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Overview: Halakhah

Although literacy rate among Jews was still very low, and only a few could read and write, the early modern period produced a number of influential rabbis and texts that shaped Judaism for centuries to come. One of the most notable creations of the period was the Shulhan `Arukh. Although initially written as an aid for rabbinic students in modern times, it became the established code of Jewish law. The Shulhan `Arukh was written by Joseph Karo (1488-1575), a rabbi and kabbalist from Safed. It was first published in Venice in 1565. Karo based his compendium on an earlier code of Jewish law, Arba`a Turim (“the Tur”), on which he had written a commentary known as Beit Yosef. The basis for Karo’s rulings was Sephardic observance. Karo’s Shulhan `Arukh quickly reached Poland, where Moses Isserles (the ReM”A) (1529-1572), recognizing the value of the work, wrote a commentary on Karo’s code in which he set down Ashkenazic customs and practices, and annotated their halakhic sources.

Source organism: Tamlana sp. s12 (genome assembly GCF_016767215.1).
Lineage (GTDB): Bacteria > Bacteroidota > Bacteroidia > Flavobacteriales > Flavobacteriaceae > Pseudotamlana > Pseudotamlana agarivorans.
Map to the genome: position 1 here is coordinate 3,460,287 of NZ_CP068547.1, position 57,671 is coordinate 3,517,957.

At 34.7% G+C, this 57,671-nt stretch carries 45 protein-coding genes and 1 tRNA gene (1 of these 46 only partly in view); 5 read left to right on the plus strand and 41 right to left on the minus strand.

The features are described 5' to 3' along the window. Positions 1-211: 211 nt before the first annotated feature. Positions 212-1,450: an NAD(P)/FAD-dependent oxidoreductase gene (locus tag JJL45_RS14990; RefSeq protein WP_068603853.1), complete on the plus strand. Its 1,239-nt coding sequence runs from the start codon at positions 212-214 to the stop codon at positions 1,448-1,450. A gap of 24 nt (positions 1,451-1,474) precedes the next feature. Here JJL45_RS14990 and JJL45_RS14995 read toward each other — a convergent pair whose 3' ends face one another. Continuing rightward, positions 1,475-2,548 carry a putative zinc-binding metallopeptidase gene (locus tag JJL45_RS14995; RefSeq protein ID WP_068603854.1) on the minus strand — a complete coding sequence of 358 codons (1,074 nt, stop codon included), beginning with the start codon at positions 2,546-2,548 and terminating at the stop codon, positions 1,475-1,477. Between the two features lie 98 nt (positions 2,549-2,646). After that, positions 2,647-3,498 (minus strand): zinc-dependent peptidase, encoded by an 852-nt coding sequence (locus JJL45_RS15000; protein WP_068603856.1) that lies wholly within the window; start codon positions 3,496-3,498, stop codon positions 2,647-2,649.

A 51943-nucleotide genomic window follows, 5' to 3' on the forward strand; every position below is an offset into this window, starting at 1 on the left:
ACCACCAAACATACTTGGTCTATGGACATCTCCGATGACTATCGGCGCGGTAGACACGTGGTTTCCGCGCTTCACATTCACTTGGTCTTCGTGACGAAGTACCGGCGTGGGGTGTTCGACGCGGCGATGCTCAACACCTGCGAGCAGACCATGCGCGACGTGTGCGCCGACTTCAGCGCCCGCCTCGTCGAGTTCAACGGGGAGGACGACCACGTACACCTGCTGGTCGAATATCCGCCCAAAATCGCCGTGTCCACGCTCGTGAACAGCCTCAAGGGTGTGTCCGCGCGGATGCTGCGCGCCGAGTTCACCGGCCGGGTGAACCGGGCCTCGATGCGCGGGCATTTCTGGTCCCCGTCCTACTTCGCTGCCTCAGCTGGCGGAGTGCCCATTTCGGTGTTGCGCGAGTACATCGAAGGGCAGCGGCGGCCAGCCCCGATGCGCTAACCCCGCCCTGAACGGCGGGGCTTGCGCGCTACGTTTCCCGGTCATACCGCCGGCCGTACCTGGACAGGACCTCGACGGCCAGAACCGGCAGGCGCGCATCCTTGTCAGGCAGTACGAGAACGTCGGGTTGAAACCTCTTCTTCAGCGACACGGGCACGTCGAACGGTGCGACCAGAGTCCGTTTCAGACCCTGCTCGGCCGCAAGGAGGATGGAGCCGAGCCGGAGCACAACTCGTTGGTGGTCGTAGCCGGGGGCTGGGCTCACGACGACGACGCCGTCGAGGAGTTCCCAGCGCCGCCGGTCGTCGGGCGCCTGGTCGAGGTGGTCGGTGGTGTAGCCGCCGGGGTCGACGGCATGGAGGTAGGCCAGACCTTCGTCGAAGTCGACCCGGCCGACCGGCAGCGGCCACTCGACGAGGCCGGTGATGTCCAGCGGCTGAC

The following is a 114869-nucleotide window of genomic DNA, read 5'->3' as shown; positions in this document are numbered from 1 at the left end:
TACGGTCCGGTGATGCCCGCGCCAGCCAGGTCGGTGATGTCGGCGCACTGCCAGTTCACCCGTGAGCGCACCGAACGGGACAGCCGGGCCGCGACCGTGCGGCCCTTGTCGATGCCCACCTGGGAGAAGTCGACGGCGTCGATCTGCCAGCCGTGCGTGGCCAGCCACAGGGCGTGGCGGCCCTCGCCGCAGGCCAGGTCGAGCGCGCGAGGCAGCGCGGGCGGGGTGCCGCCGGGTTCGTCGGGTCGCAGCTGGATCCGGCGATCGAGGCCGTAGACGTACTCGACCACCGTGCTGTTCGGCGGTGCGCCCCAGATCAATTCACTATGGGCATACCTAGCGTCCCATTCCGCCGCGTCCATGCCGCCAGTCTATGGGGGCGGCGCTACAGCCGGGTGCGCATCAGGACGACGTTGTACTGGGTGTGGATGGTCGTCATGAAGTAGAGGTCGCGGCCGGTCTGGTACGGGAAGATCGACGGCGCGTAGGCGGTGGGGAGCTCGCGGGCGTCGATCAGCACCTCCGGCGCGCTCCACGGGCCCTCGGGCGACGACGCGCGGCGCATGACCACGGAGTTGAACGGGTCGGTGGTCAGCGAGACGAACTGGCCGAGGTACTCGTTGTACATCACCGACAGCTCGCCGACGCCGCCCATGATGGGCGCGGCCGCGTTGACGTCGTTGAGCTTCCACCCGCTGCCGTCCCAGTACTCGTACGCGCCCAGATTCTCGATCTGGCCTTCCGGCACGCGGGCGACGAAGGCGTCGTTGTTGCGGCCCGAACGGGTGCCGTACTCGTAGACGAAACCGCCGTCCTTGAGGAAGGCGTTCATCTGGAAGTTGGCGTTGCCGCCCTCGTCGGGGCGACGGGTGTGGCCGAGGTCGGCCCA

The new edition of Shulkhan Arukh, complete with Isserles’s Mappa, was first published in Krakow in 1571, and was followed by numerous editions; in turn, this work stimulated the composition of further commentaries, such as Magen Avraham by Avraham Gombiner, a commentary the part of the Shulhan Arukh referred to as Orah Hayyim. This was not, of course, the only type of halachic literature produced in this period. Especially important were the many responsa, or rabbinic rulings, with the reasoning behind them, on difficult questions of Jewish law. While responsa had been written by rabbinic scholars for centuries, in the early modern period they became increasingly lengthy and complex, and a vast literature was created by the so-called aharonim of the print era, distinguished from the earlier responsa of the so-called rishonim.

The early modern period also saw the efflorescence of the so-called musar (hanhagah), or ethical, literature. Among the musar works published in this period were sermons and moralistic works like Ephraim Lunshits’ Keli Yakar, which detailed the perceived failings of Jewish society at the time.

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